Internal model approval
While preparing for the upcoming PillarOne-Workshop I discovered the chapter titled "External Models and Data" in CEIOPS' Advice on Articles 120 to 126, i.e. on "Tests and Standards for Internal Model Approval".
In section 10.4 4 CEIOPS states:
"Undertakings emphasized the need for a thorough understanding of the software features to enable them to make the most appropriate modeling choices."
Agreed. However, the article continues with a caveat:
"However, given the external providers’ interest in maintaining the confidentiality of certain key aspects of their products, most undertakings expressed concerns about the level of disclosure provided. Undertakings stressed that this may hamper their ability to meet the Solvency II validation and statistical quality standards with respect to external data and model components."
This is exactly where PillarOne comes to the stage; where we see the advantages of open source. PillarOne provides the ultimate level of disclosure: Code and documentation can be verified (http://github.com/pillarone) and test cases can be verified and expanded.
Flipping some pages to article 10.32. I shall list them without further comment:
"The use of External models and data increases an undertaking's dependence on third parties (service providers), which may increase or at least could change the risk profile of the undertaking. Some of the risks related to the outsourcing activity include
• Strategic risk (For example, failure to implement appropriate oversight of the service provider, inadequate expertise to oversee the service provider, intellectual black box),
• Reputational risk (For example, poor service from the service provider, service provider practices not in line with practice of the undertaking),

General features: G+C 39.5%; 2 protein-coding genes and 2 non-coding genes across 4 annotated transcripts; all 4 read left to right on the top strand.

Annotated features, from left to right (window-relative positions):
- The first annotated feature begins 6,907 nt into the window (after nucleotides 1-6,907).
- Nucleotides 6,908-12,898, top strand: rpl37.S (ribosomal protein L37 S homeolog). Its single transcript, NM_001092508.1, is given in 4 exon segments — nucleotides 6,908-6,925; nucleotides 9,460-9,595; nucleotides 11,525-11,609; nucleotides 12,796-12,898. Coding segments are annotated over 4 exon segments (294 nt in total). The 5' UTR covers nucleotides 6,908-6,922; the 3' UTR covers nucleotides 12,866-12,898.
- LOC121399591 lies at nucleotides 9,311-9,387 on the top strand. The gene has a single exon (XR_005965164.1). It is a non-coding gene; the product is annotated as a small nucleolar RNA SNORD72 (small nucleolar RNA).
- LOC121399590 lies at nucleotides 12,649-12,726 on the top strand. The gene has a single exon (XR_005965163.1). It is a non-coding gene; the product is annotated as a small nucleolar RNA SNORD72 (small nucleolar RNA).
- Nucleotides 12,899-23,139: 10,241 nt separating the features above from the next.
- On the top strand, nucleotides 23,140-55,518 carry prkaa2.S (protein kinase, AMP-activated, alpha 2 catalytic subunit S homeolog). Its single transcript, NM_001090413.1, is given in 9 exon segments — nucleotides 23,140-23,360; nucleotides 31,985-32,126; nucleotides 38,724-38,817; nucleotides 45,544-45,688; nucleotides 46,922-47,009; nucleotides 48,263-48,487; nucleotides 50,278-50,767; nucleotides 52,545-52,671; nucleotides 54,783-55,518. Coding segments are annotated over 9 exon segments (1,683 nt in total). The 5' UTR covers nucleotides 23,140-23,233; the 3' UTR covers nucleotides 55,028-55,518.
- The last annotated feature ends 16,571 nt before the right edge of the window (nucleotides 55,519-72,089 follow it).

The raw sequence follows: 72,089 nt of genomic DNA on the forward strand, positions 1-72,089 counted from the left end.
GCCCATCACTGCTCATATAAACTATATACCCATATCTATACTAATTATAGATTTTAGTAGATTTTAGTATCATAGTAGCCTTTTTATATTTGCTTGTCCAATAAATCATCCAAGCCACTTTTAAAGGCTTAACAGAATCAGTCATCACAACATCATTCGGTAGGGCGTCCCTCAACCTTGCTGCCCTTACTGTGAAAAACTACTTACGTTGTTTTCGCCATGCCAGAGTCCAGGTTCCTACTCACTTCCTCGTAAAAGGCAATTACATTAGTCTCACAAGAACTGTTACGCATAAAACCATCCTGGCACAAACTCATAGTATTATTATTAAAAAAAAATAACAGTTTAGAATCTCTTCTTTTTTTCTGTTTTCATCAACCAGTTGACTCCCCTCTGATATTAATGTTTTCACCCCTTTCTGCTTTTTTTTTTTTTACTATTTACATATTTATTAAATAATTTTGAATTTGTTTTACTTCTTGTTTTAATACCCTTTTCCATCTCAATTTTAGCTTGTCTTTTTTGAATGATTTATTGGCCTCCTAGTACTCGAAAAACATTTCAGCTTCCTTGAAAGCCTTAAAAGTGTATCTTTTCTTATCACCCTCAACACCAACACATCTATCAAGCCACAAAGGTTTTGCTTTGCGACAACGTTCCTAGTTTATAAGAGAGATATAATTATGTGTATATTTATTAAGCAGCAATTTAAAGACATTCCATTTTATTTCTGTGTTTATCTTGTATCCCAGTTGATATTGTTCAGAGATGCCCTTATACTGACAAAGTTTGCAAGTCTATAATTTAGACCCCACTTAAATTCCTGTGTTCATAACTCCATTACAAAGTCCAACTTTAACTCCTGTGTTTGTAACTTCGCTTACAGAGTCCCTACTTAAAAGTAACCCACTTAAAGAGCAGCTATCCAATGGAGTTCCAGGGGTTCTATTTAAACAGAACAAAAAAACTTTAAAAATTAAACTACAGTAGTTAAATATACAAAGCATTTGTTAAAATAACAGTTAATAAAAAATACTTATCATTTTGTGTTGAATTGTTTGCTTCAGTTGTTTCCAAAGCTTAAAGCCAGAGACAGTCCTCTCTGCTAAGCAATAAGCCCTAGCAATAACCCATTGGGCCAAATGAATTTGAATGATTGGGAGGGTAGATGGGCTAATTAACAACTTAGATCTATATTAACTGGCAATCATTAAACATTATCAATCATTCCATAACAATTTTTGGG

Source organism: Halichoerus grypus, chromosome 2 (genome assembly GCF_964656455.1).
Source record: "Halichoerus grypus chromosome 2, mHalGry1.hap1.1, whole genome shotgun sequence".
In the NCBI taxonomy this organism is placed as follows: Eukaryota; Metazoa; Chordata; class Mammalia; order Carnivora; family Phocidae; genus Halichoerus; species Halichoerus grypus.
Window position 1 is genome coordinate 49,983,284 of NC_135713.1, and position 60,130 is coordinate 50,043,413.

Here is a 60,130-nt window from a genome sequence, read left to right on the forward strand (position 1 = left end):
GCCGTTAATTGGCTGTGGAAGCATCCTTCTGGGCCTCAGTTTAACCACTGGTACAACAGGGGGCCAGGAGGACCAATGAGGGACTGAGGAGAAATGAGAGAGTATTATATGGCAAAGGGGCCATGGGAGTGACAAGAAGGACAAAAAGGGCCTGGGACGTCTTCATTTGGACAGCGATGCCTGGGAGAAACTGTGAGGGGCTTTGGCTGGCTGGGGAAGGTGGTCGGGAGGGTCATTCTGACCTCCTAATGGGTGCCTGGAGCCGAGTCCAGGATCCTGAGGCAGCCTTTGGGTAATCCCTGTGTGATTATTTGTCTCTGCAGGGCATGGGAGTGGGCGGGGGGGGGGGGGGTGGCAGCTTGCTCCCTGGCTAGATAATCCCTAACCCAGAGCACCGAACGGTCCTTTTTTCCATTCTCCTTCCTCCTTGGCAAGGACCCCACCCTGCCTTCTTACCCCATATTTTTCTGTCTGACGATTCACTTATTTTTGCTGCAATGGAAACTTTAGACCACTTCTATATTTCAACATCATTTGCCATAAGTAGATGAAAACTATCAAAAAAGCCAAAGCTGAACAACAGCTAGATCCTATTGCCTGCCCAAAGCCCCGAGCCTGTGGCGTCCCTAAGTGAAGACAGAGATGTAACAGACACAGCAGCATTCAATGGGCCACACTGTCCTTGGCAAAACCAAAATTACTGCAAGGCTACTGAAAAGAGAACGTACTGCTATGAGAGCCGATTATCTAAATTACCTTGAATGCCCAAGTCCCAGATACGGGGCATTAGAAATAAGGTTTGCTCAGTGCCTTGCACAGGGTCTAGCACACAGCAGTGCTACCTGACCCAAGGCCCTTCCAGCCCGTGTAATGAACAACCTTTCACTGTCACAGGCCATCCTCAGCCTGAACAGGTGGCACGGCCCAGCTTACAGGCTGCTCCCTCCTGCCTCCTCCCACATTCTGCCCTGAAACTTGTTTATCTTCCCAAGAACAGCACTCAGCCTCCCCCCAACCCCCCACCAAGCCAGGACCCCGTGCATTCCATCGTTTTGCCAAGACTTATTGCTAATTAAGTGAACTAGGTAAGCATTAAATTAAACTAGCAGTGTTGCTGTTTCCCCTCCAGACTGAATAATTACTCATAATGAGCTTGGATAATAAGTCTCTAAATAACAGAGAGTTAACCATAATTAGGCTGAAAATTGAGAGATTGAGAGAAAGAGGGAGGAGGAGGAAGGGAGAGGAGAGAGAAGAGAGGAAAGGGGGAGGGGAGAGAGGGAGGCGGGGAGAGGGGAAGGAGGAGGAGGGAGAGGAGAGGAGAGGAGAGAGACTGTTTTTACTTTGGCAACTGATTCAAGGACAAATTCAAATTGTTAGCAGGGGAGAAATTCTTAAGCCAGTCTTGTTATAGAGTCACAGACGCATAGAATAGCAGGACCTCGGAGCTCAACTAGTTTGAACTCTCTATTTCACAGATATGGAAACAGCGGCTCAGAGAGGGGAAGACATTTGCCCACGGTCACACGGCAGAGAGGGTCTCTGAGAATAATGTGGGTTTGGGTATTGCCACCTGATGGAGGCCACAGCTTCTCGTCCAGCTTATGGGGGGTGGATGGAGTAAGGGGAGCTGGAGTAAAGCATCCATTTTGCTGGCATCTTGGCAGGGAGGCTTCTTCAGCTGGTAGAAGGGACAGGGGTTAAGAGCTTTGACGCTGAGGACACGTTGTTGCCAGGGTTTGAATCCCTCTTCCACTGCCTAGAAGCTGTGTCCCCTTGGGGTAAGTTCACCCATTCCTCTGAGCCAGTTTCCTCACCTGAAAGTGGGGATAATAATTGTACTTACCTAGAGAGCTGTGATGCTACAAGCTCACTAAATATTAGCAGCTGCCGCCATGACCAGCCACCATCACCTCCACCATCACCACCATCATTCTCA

• Compliance risk (For example, service provider not adequately complied with standards and practices, inadequate compliance systems and controls by the service provider),
• Operational risk (For example, technology failure, fraud or error, risk that undertakings find it difficult or costly to undertake reviews of the service provider, the service provider might fail to perform),
• Exit-strategy risk (For example, the risk that appropriate exit strategies are not in place, over-reliance on the service provider, the loss of relevant skills in the undertaking itself preventing it from bringing the activity back in-house, contracts which make a speedy exit prohibitively expensive, limited ability to return to an in-house approach due to lack of staff or loss of intellectual history),
• Contractual risk (For example, the ability to enforce contract, settlement of disputes),
• Access risk (For example, the outsourcing arrangement hinders ability of regulated entity to provide timely data and other information to regulators, additional layer of difficulty in regulator understanding activities of the service provider) and
• Concentration and Systemic risk (For example, the overall insurance industry has significant exposure to a small set of service providers and systemic risk to the insurance industry as a whole.)"